A proposal to retroactively lift a limit on state and local tax deductions would largely funnel money to relatively high earners in high-tax states.
By Jim Tankersley and Emily Cochrane
WASHINGTON — As lawmakers prepare for another round of fiscal stimulus to address economic fallout from the coronavirus pandemic, Speaker Nancy Pelosi suggested the next package include a retroactive rollback of a tax change that hurt high earners in states like New York and California.
A full rollback of the limit on the state and local tax deduction, or SALT, would provide a quick cash infusion in the form of increased tax rebates to an estimated 13 million American households — nearly all of which earn at least $100,000 a year.
In an interview with The New York Times, Ms. Pelosi said the next phase of an economic rescue package should include additional measures to get more money directly to individuals — like the $1,200 direct payments for low- and middle-income taxpayers that were authorized in the $2 trillion bill that President Trump signed on Friday.
That could be achieved, she said, by having Congress “retroactively undo SALT,” a reference to a cap on the state and local tax deduction that Republicans included in their 2017 tax overhaul. That limit prevents households from deducting more than $10,000 a year in state and local tax expenses from their federal tax bills.
Henry Connelly, a spokesman for Ms. Pelosi, said on Monday evening that she was proposing something narrower than a full SALT rollback, and that any change would be “tailored to focus on middle-class earners and include limitations on the higher end.”
“We could reverse that for 2018 and 2019 so that people could refile their taxes” and receive more money back from the government, Ms. Pelosi said in the interview. “They’d have more disposable income, which is the lifeblood of our economy, a consumer economy that we are.”
In the 2018 midterm elections, Democrats wielded the SALT limits in House campaigns against Republicans in wealthy blue-state suburbs of cities like New York, Los Angeles and Chicago. Democrats voted last year to repeal the cap, but the effort died in the Republican-controlled Senate.
Republicans called the effort hypocritical, saying that it would primarily benefit wealthy households in high-tax states. Democrats had roundly denounced the 2017 law, which included rate cuts for businesses and individuals, as a handout to the rich. But the SALT deduction overwhelmingly benefits high earners.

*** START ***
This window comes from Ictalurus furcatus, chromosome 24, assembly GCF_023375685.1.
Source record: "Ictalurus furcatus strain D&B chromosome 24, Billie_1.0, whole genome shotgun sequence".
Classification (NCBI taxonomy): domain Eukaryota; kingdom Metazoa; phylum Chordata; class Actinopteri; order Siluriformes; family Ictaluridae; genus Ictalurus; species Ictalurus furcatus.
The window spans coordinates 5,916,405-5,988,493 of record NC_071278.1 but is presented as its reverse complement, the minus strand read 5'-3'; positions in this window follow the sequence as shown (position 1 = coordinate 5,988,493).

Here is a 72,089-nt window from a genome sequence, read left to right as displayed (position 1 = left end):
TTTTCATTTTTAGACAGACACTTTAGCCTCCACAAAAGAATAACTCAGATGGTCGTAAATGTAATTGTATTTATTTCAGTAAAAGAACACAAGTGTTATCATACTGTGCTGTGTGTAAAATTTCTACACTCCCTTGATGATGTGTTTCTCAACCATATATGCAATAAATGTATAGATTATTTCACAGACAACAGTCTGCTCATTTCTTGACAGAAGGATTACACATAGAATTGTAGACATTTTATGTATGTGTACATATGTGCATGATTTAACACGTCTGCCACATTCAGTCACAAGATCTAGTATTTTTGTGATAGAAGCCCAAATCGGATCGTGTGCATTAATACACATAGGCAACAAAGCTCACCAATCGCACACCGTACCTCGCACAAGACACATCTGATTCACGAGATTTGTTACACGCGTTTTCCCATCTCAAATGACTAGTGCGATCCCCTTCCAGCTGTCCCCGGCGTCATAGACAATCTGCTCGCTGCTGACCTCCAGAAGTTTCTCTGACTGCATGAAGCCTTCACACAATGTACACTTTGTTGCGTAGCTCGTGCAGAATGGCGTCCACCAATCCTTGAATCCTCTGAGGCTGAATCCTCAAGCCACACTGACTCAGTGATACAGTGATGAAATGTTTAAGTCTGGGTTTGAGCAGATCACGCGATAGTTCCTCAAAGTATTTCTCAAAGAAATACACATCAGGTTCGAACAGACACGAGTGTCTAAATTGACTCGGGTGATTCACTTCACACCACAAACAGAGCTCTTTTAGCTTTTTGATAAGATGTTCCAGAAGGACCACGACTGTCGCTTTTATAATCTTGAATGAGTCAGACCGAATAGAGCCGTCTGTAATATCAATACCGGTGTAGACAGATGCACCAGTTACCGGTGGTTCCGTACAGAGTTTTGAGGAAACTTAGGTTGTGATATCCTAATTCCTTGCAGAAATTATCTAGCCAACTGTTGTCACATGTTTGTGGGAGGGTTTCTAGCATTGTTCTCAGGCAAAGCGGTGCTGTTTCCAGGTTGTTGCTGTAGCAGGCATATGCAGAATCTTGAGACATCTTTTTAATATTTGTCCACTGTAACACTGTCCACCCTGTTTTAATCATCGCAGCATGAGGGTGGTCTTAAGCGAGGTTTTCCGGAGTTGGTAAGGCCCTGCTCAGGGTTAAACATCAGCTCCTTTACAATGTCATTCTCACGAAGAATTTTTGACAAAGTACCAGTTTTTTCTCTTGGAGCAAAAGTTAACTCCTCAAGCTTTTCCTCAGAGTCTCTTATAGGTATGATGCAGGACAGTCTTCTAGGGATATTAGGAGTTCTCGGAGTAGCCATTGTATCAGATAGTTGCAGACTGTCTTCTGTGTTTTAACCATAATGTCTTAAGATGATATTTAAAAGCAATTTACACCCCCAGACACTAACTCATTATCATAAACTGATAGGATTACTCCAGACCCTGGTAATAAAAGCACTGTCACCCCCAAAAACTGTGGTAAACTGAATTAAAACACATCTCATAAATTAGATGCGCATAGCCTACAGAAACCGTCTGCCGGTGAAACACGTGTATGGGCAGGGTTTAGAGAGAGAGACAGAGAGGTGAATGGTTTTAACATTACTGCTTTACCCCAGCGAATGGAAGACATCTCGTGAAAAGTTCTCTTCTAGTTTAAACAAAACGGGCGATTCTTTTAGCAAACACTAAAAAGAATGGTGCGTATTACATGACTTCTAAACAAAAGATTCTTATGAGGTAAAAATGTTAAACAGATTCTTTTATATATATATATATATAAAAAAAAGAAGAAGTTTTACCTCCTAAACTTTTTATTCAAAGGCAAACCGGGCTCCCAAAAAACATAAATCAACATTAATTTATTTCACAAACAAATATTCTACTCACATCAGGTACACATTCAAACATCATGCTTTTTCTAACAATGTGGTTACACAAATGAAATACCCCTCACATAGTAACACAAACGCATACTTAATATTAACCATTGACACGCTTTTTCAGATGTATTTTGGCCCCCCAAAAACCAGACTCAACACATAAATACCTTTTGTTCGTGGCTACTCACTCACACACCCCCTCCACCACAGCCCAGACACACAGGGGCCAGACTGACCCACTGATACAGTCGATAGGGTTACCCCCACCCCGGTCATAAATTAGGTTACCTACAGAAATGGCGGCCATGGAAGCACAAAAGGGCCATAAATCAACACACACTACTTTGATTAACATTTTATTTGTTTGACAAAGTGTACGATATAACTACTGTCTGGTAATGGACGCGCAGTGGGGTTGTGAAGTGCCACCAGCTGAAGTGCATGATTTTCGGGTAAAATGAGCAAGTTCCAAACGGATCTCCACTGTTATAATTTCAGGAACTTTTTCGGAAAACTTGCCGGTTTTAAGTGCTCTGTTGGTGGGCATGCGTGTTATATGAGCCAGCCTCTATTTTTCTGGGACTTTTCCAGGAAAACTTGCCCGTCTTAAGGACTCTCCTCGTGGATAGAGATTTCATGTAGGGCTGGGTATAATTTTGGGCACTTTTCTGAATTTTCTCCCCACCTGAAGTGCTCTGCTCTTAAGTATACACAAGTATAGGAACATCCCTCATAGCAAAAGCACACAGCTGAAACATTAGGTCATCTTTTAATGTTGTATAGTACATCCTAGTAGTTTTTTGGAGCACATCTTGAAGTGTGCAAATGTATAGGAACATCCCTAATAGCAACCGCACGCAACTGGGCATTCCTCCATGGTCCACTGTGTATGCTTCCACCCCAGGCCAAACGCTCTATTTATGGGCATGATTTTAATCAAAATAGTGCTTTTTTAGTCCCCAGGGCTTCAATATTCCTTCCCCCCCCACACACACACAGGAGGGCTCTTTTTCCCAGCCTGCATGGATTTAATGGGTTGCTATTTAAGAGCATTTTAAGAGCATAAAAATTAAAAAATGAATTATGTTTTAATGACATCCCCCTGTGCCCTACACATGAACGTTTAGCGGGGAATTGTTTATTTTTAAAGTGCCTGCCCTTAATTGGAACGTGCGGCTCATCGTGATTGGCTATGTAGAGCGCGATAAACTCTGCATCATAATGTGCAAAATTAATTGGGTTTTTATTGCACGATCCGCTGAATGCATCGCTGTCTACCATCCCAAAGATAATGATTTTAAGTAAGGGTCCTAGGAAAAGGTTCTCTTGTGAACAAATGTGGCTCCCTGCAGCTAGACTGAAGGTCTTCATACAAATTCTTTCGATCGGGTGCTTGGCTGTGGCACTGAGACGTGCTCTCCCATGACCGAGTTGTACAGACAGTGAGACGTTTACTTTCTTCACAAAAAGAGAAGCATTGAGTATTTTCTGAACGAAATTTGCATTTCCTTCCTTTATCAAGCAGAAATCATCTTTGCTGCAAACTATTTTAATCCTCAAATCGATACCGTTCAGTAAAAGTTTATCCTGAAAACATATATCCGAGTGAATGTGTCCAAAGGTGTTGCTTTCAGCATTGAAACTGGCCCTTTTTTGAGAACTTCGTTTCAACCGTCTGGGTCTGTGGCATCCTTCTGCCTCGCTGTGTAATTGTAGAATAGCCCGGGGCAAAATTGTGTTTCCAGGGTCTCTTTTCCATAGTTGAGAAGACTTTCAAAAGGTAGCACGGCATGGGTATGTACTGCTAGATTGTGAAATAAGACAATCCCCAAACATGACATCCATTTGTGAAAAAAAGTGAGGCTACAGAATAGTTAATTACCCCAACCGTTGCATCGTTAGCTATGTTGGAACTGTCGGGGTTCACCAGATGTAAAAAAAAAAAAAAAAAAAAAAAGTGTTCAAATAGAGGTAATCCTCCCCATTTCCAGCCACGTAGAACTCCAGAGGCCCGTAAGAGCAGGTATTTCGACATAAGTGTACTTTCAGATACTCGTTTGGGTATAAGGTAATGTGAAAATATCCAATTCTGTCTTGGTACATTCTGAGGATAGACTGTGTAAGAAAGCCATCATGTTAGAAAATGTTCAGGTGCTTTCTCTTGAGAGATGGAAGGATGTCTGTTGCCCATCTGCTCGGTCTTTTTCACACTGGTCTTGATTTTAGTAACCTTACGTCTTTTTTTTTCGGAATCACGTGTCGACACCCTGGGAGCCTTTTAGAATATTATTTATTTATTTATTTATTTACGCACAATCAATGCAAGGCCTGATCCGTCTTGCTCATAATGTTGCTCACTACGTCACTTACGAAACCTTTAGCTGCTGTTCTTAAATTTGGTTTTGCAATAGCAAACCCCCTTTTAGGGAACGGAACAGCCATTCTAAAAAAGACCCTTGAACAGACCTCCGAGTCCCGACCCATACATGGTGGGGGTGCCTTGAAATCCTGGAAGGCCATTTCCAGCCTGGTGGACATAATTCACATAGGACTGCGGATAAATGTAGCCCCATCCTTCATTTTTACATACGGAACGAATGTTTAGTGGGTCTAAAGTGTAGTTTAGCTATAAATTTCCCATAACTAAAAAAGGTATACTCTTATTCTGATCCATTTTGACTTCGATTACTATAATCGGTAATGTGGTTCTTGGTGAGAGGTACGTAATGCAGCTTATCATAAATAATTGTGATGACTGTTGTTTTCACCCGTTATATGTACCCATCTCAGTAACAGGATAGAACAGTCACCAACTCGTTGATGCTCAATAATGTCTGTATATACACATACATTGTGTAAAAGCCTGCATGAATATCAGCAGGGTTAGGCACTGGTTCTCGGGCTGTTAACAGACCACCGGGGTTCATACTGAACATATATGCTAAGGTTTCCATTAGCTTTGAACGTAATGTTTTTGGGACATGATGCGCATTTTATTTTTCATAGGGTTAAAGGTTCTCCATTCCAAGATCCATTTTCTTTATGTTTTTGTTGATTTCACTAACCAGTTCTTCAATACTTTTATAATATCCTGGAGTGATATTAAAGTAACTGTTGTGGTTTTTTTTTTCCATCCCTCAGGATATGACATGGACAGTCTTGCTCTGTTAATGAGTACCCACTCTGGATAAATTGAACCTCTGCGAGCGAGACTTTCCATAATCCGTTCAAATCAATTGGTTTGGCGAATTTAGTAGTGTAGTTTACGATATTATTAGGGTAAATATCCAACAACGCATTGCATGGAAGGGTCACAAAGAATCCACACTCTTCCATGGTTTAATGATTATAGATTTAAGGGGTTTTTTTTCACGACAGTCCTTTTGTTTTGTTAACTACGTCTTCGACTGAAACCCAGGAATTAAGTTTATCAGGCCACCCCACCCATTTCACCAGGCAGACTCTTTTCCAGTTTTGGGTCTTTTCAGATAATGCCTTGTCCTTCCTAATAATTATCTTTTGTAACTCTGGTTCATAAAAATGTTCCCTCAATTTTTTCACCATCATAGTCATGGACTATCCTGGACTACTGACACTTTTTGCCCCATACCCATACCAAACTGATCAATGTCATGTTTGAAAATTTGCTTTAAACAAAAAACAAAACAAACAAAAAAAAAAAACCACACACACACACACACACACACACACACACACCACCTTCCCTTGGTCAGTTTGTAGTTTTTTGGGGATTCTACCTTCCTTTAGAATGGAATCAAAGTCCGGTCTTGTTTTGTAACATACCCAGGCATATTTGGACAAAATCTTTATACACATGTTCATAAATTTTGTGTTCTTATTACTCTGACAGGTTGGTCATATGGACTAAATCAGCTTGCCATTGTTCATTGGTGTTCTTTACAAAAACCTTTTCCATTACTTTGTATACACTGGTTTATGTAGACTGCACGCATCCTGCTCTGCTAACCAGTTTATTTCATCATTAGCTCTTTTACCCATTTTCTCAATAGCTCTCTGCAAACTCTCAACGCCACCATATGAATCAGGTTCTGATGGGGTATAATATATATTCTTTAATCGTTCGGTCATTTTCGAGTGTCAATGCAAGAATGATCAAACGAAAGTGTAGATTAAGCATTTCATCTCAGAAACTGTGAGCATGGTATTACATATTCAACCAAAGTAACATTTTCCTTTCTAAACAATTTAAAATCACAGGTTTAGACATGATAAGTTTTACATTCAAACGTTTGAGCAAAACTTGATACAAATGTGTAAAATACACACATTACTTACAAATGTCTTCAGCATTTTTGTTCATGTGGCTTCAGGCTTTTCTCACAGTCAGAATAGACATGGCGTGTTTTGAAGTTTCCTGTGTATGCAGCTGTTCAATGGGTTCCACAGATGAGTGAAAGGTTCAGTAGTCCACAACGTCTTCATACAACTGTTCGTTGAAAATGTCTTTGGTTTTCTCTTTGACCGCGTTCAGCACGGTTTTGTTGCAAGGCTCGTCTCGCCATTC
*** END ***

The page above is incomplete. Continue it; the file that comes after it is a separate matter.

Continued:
The congressional Joint Committee on Taxation estimated last year that a full repeal of the SALT limit for 2019 alone would reduce federal revenues by about $77 billion. Americans earning $1 million a year or more would collectively reap $40 billion of those benefits. Most of the rest would go to households earning $200,000 or more.
That is a contrast with the bill Mr. Trump signed on Friday, which began to phase out direct payments for households earning $150,000 or more.
Ms. Pelosi’s proposal represents “the way to get money into the hands of people who don’t benefit from the $1,200 checks because they make too much money,” said Kyle Pomerleau, a resident fellow at the conservative American Enterprise Institute. “It certainly gets money into hands. But I’m not sure it’s the correct hands.”
Many liberal economic policy analysts also oppose lifting the SALT cap, calling it regressive tax policy. Seth Hanlon, a senior fellow at the liberal Center for American Progress, said the same logic was also a reason not to lift the limit in the next economic rescue bill. That is particularly true because consumption data show that low- and middle-income Americans are more likely than higher earners to spend benefits from the government immediately and stimulate economic activity.
To continue with direct assistance, Mr. Hanlon said, “there are ways you could target it to truly middle-class people. The problem is, relatively few middle-class people claim SALT.”
The Tax Policy Center estimates that only 3 percent of households in the middle quintile of American taxpayers would receive any benefit at all from the SALT cap repeal.
“In and of itself,” Mr. Hanlon said, “it doesn’t strike me as the most effective way of targeting economic stimulus
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